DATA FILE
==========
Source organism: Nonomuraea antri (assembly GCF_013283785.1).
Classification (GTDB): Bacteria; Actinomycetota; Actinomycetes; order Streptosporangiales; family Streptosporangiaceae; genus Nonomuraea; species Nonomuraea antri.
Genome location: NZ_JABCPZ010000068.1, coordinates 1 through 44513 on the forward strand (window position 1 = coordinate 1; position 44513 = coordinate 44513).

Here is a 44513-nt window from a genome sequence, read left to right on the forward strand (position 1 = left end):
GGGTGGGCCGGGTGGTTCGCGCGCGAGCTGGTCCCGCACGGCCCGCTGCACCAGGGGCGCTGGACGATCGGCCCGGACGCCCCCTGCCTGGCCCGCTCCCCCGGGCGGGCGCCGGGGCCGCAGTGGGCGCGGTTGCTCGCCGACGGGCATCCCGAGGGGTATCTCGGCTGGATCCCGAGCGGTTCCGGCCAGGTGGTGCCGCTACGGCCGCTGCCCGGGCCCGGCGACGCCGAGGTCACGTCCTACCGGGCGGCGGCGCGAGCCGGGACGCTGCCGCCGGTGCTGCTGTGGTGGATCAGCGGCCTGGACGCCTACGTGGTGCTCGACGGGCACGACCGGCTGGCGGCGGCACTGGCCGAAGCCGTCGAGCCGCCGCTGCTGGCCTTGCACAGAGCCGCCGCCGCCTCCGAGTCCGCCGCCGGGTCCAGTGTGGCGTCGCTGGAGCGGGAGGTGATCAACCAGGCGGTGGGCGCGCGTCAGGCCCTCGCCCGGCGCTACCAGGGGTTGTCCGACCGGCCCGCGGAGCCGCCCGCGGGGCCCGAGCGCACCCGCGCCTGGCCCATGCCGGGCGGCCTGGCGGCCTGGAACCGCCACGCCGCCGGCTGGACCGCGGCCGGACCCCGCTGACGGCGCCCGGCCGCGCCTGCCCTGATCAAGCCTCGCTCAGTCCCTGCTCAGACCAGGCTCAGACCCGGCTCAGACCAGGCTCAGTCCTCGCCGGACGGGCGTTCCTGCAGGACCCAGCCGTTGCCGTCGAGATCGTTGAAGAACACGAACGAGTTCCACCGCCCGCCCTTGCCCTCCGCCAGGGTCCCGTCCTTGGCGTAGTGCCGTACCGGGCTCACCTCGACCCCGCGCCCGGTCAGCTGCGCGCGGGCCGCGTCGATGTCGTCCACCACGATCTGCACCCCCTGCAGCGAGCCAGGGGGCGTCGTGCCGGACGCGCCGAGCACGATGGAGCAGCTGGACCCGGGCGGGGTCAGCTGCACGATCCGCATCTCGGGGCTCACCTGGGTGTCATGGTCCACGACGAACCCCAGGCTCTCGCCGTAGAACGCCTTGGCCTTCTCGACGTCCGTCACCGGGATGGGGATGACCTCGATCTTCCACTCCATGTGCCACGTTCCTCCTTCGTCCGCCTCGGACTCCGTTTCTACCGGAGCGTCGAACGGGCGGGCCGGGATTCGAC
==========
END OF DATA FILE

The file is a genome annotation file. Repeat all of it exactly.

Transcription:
Source organism: Nonomuraea antri (assembly GCF_013283785.1).
Classification (GTDB): Bacteria; Actinomycetota; Actinomycetes; order Streptosporangiales; family Streptosporangiaceae; genus Nonomuraea; species Nonomuraea antri.
Genome location: NZ_JABCPZ010000068.1, coordinates 1 through 44513 on the forward strand (window position 1 = coordinate 1; position 44513 = coordinate 44513).

Here is a 44513-nt window from a genome sequence, read left to right on the forward strand (position 1 = left end):
GGGTGGGCCGGGTGGTTCGCGCGCGAGCTGGTCCCGCACGGCCCGCTGCACCAGGGGCGCTGGACGATCGGCCCGGACGCCCCCTGCCTGGCCCGCTCCCCCGGGCGGGCGCCGGGGCCGCAGTGGGCGCGGTTGCTCGCCGACGGGCATCCCGAGGGGTATCTCGGCTGGATCCCGAGCGGTTCCGGCCAGGTGGTGCCGCTACGGCCGCTGCCCGGGCCCGGCGACGCCGAGGTCACGTCCTACCGGGCGGCGGCGCGAGCCGGGACGCTGCCGCCGGTGCTGCTGTGGTGGATCAGCGGCCTGGACGCCTACGTGGTGCTCGACGGGCACGACCGGCTGGCGGCGGCACTGGCCGAAGCCGTCGAGCCGCCGCTGCTGGCCTTGCACAGAGCCGCCGCCGCCTCCGAGTCCGCCGCCGGGTCCAGTGTGGCGTCGCTGGAGCGGGAGGTGATCAACCAGGCGGTGGGCGCGCGTCAGGCCCTCGCCCGGCGCTACCAGGGGTTGTCCGACCGGCCCGCGGAGCCGCCCGCGGGGCCCGAGCGCACCCGCGCCTGGCCCATGCCGGGCGGCCTGGCGGCCTGGAACCGCCACGCCGCCGGCTGGACCGCGGCCGGACCCCGCTGACGGCGCCCGGCCGCGCCTGCCCTGATCAAGCCTCGCTCAGTCCCTGCTCAGACCAGGCTCAGACCCGGCTCAGACCAGGCTCAGTCCTCGCCGGACGGGCGTTCCTGCAGGACCCAGCCGTTGCCGTCGAGATCGTTGAAGAACACGAACGAGTTCCACCGCCCGCCCTTGCCCTCCGCCAGGGTCCCGTCCTTGGCGTAGTGCCGTACCGGGCTCACCTCGACCCCGCGCCCGGTCAGCTGCGCGCGGGCCGCGTCGATGTCGTCCACCACGATCTGCACCCCCTGCAGCGAGCCAGGGGGCGTCGTGCCGGACGCGCCGAGCACGATGGAGCAGCTGGACCCGGGCGGGGTCAGCTGCACGATCCGCATCTCGGGGCTCACCTGGGTGTCATGGTCCACGACGAACCCCAGGCTCTCGCCGTAGAACGCCTTGGCCTTCTCGACGTCCGTCACCGGGATGGGGATGACCTCGATCTTCCACTCCATGTGCCACGTTCCTCCTTCGTCCGCCTCGGACTCCGTTTCTACCGGAGCGTCGAACGGGCGGGCCGGGATTCGAC